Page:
Latest Papers

ASME Journal of Mechanisms and Robotics

  • Mechanical Characterization of Supernumerary Robotic Tails for Human Balance Augmentation
    on August 31, 2023 at 12:00 am

    AbstractHumans are intrinsically unstable in quiet stance from a rigid body system viewpoint; however, they maintain balance, thanks to neuro-muscular sensory control properties. With increasing levels of balance related incidents in industrial and ageing populations globally each year, the development of assistive mechanisms to augment human balance is paramount. This work investigates the mechanical characteristics of kinematically dissimilar one and two degrees-of-freedom (DoF) supernumerary robotic tails for balance augmentation. Through dynamic simulations and manipulability assessments, the importance of variable coupling inertia in creating a sufficient reaction torque is highlighted. It is shown that two-DoF tails with solely revolute joints are best suited to address the balance augmentation issue. Within the two-DoF options, the characteristics of open versus closed loop tails are investigated, with the ultimate design selection requiring trade-offs between environmental workspace, biomechanical factors, and manufacturing ease to be made.

A Rigid Morphing Mechanism Enabled Earthworm-Like Crawling Robot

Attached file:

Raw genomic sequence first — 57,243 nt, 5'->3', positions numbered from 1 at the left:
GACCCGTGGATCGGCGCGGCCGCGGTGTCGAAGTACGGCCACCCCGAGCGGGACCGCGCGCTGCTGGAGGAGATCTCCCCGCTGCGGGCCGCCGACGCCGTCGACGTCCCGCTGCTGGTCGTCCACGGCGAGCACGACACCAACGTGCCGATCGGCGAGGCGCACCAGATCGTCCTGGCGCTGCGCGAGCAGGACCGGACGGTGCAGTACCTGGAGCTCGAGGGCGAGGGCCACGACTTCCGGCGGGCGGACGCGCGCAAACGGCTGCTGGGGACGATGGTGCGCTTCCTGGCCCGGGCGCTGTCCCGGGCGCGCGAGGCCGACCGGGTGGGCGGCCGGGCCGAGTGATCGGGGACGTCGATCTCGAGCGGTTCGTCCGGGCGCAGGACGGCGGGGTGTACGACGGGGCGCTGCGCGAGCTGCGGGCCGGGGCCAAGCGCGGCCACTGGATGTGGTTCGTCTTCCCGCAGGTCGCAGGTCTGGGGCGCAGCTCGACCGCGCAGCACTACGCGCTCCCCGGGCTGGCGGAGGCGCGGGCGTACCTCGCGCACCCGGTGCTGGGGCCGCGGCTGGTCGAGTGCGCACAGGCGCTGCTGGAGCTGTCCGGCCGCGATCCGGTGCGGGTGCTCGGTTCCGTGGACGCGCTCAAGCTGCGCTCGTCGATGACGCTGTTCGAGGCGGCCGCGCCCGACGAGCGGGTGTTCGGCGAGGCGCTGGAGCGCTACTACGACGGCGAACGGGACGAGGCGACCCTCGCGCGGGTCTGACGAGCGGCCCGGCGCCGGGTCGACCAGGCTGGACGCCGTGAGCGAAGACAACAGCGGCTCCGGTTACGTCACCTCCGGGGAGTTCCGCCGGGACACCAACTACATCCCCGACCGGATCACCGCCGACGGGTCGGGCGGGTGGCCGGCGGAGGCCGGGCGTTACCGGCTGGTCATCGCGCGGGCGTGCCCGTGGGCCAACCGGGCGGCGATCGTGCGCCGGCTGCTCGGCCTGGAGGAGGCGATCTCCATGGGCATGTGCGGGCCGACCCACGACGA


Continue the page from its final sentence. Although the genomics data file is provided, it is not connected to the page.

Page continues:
Inspired by natural earthworms’ locomotion mechanism, this paper investigates how the earthworm’s muscle works and presents the approach to mimic segmental muscle by employing rigid elements-based morphing structures. Specifically, the proposed earthworm-like robot employs a class of 2D rigid elements and their array to achieve programable bidirectional 3D deformation, making the formed mechanism precisely controllable and work effectively, thus facilitating the robot’s peristaltic locomotion more efficient. To comprehensively investigate the morphing structure and its formed earthworm-like robot, the kinematics, mechanics, deformation-dependent locomotion framework with its adapted model, as well as the factors that affect the optimal velocity are developed and presented. Extensive simulations and experiments on the proposed robot are performed. The results verify the effectiveness of the morphing mechanism and it enabled earthworm-like robot and the consistency between the proposed locomotion model and the practical tests. The results also prove that regardless of the condition of the contact surface, the optimal phase shift angle can be achieved when each segment approximately contracts and relaxes once in one wavelength period. Our developed prototype achieves a speed of multiple body lengths per minute, which is very competitive compared with most developed earthworm-like robots.

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